Successful Shelters for Families a Collaborative Effort

World Vision Canada President Visits Camp Today

PORT AU PRINCE, Jan. 11 /CNW/ - Dave Toycen, president of World Vision Canada, visits Corail today, a camp located outside Port-au-Prince, where he will meet with children and families to discuss their concerns and hopes for the future. Since the earthquake in January, World Vision has supported displaced Haitians by providing emergency shelter. Now small houses, known as transitional shelters, are being built to accommodate families still living in camps.

World Vision's transitional shelters were designed in partnership with Haitian families, taking into account their specific needs and concerns - back doors were included to give a sense of security and porches were added as a place for cooking and socializing.

"There is no quick fix when it comes to meeting the need for proper shelter in Haiti. Thousands of children and their families are waiting to move from a tent to a home, but it's a complicated and lengthy process. We want to make this happen for them as quickly as possible; we also want to make sure it's done right. These families deserve no less than the best possible quality of life."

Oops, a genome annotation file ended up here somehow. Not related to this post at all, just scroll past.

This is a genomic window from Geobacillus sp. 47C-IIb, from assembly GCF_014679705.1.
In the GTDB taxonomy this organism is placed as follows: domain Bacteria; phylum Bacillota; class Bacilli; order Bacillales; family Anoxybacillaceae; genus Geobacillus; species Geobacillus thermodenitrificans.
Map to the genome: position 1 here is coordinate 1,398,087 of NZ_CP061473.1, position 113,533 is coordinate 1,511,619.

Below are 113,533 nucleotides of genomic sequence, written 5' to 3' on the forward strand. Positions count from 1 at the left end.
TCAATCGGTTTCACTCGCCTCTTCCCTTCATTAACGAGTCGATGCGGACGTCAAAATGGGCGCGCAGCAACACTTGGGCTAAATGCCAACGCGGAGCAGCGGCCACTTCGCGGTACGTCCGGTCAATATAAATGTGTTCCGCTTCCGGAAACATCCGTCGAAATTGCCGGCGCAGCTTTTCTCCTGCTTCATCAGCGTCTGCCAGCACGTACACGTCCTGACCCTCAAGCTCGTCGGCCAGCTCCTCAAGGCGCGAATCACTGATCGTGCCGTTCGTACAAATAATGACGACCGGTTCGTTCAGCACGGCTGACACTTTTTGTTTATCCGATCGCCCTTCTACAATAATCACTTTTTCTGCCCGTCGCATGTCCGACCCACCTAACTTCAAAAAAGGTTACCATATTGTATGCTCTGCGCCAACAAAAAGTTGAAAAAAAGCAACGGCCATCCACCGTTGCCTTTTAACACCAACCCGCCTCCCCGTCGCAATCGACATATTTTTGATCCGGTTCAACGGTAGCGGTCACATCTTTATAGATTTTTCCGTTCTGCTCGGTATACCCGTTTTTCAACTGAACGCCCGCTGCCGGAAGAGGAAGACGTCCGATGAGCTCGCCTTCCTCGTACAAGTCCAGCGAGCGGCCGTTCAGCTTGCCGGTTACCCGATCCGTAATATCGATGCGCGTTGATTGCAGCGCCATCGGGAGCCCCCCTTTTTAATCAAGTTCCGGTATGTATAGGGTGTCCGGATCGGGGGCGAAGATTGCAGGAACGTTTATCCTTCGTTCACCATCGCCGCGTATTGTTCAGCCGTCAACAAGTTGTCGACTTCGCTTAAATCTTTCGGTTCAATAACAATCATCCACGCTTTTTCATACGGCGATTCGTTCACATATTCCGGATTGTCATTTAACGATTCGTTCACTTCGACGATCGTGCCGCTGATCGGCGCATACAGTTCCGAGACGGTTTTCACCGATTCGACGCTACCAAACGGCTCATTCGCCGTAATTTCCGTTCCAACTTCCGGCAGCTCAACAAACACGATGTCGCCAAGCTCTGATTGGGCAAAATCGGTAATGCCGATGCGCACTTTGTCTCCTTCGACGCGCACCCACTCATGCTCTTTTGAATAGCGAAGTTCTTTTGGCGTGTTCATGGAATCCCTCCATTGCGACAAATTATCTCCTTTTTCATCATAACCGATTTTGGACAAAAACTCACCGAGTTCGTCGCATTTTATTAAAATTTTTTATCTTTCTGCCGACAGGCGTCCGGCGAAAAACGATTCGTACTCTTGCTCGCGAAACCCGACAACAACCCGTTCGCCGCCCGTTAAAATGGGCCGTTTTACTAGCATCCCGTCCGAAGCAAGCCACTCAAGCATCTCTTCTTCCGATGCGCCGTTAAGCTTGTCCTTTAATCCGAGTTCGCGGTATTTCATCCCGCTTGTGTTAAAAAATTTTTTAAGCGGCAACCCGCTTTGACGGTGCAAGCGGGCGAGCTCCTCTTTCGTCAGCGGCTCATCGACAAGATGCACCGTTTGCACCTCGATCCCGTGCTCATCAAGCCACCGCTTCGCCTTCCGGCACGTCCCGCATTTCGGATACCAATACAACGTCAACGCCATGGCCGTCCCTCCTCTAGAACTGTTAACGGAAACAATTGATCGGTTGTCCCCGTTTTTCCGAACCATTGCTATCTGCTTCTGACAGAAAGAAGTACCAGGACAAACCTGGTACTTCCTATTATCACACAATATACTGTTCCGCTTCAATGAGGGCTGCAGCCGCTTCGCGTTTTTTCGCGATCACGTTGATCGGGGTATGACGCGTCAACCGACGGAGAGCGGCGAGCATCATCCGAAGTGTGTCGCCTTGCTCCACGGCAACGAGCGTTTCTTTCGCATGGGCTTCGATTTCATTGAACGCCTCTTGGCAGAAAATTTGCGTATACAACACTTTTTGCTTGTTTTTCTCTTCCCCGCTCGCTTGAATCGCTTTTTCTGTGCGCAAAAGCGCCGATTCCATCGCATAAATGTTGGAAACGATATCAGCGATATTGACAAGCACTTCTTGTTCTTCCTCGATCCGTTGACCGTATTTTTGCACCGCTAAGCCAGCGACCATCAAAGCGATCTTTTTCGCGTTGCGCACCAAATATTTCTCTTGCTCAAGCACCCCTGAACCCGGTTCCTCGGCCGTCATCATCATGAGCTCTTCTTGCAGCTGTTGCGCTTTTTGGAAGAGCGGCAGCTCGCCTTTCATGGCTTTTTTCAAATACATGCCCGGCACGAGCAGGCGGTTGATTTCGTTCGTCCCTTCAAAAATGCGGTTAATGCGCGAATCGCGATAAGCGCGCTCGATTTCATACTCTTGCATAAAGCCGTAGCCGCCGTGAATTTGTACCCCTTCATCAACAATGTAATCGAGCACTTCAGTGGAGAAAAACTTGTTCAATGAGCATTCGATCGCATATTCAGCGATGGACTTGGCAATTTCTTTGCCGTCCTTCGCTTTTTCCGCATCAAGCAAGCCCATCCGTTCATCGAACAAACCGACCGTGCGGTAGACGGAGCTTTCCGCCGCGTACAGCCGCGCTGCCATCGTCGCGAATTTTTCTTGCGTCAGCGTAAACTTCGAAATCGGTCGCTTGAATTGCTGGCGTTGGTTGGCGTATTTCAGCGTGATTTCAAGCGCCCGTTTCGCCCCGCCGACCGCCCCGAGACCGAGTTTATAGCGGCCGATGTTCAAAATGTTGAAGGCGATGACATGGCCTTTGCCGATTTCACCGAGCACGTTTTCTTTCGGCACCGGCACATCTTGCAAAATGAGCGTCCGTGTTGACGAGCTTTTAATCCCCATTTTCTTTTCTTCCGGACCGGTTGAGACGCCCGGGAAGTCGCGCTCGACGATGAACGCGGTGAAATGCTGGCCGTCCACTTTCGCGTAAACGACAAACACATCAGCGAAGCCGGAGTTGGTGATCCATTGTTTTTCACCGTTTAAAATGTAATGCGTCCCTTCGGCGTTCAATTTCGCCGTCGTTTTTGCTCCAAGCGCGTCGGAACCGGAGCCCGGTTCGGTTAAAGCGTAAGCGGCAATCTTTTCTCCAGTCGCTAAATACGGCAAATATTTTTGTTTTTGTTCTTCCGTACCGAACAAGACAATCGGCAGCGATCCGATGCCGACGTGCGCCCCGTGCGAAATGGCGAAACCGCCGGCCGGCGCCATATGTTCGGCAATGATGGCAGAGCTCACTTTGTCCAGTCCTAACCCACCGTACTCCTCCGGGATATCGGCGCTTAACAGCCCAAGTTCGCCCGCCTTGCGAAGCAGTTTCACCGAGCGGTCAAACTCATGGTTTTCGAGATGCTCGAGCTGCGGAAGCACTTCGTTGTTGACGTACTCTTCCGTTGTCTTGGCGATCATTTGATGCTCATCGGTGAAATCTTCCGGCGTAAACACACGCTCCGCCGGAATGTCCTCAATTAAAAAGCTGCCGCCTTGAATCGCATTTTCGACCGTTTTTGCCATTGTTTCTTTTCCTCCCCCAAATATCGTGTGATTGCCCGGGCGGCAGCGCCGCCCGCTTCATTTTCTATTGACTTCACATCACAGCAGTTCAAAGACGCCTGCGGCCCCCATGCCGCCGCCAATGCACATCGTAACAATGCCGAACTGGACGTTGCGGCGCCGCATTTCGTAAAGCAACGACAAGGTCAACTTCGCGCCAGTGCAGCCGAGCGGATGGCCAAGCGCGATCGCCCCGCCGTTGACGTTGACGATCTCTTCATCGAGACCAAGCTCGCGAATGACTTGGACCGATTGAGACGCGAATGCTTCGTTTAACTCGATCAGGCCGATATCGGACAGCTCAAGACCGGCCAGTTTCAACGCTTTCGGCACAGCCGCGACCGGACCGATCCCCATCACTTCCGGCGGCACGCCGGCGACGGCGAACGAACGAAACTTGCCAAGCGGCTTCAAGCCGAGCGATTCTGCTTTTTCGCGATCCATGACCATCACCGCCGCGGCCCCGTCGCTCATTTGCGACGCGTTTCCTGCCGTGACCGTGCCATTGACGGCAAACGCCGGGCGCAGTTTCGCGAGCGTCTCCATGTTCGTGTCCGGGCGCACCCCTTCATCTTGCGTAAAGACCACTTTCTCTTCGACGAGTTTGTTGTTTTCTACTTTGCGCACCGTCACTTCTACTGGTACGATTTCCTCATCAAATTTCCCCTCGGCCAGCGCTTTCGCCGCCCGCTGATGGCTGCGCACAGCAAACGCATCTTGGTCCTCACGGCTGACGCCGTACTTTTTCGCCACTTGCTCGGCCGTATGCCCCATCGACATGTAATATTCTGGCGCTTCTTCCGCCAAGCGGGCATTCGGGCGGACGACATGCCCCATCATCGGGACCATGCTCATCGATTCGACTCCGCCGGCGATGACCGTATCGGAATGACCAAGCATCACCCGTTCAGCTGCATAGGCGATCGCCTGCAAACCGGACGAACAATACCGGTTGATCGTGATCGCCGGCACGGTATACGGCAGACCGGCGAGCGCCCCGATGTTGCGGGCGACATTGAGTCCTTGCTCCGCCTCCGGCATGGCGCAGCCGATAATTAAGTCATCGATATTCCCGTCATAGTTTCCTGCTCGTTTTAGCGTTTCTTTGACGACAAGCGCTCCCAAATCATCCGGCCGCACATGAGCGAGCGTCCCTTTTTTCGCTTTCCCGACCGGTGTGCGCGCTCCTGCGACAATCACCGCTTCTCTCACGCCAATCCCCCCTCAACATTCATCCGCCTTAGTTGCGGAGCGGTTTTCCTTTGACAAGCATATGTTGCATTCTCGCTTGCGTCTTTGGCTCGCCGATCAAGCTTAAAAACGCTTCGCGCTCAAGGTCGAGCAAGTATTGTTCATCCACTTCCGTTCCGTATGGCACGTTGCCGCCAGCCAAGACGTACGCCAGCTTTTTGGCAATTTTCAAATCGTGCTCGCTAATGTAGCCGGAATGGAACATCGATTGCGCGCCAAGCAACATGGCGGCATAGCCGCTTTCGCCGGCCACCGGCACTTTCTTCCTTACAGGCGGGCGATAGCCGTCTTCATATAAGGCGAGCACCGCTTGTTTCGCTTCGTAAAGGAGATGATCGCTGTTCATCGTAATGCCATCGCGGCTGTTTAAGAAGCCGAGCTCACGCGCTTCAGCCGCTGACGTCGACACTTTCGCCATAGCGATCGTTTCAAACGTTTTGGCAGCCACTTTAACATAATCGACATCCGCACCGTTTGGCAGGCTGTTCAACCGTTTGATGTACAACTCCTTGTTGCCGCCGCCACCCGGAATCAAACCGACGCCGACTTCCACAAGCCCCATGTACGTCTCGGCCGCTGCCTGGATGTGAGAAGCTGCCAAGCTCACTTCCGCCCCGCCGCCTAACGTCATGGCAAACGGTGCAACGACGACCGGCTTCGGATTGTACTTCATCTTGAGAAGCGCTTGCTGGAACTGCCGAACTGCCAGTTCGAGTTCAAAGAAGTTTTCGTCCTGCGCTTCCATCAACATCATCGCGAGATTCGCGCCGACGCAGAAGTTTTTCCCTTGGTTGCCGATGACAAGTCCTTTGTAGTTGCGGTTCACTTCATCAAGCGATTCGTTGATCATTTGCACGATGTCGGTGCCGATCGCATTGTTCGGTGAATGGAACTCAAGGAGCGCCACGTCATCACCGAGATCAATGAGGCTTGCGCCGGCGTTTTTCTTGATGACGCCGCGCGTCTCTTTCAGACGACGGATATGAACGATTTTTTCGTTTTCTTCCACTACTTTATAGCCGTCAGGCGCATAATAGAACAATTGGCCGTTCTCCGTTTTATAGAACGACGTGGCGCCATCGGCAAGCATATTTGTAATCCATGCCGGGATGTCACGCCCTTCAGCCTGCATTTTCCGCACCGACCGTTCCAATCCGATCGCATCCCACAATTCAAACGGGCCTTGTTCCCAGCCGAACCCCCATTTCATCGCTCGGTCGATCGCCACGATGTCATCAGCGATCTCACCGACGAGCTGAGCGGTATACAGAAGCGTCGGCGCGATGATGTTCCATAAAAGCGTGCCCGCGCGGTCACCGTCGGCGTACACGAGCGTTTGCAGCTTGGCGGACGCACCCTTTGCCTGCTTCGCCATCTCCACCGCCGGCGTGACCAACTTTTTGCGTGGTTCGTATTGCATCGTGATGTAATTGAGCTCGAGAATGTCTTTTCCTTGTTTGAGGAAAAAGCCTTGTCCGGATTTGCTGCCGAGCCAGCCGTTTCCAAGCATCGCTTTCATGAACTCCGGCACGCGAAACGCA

—Dave Toycen, President & CEO, World Vision Canada, currently in Haiti.

CHALLENGES

  • Land issues and the removal of rubble continue complicating efforts to build transitional shelters and move families to their permanent homes

  • Most camps are on privately owned land and permission must be granted by landowners before any work can commence on site

  • The government still has not allocated enough public land for relocating displaced people with a chronic scarcity of land available for resettlement

FACTS

  • World Vision provided transitional shelters for an initial 620 families
  • World Vision remains committed to the construction of semi-permanent homes for 3,500 families in the coming year

BACKGROUND
Corail was chosen by the Haitian government as one of three sites for relocating people from the overcrowded camps in the capital. World Vision's ongoing programs in Corail include the construction of more than 1,000 transitional shelters, a school, a supplementary food program and cash-for-work to enable families to provide for themselves.

Visit World Vision Canada's Haiti newsroom (worldvision.ca/newsroom) to download the agency's one-year report, video b-roll and photos.

World Vision is a leading Christian relief, development and advocacy organization dedicated to working with children, families and communities to overcome poverty and injustice. Inspired by our Christian values, we are dedicated to working with the world's most vulnerable people. We serve all people regardless of religion, race, ethnicity or gender.

SOURCE World Vision Canada

For further information:

Rachel Allred - 905-565-6200 ext. 2420; mobile - 647-328-3769 Rachel_allred@worldvision.ca


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